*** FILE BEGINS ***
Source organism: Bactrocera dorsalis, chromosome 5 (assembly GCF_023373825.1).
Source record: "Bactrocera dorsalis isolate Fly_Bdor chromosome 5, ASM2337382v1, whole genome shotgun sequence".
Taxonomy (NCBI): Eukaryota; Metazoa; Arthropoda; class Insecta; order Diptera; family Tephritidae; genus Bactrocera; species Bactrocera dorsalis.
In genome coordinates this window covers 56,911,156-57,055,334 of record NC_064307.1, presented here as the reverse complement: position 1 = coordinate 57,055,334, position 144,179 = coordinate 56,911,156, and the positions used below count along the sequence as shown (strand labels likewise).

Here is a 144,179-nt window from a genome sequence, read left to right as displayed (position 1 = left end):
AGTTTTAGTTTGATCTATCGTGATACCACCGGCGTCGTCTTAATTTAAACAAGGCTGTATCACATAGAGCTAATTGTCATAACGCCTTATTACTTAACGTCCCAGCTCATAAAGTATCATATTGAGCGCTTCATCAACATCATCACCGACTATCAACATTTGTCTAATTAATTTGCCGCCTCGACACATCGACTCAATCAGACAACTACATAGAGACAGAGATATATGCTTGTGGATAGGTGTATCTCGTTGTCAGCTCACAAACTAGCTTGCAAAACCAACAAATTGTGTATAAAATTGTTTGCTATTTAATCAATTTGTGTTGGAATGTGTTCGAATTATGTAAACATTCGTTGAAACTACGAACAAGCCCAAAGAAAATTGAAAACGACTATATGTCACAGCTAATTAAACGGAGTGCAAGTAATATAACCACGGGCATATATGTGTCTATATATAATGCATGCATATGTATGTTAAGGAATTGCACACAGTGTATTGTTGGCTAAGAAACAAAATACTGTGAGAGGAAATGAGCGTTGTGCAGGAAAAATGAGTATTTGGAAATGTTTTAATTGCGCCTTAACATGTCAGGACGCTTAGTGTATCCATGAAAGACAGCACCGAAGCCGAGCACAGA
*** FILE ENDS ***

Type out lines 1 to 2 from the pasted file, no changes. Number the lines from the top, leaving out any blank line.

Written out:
Source organism: Bactrocera dorsalis, chromosome 5 (assembly GCF_023373825.1).
Source record: "Bactrocera dorsalis isolate Fly_Bdor chromosome 5, ASM2337382v1, whole genome shotgun sequence".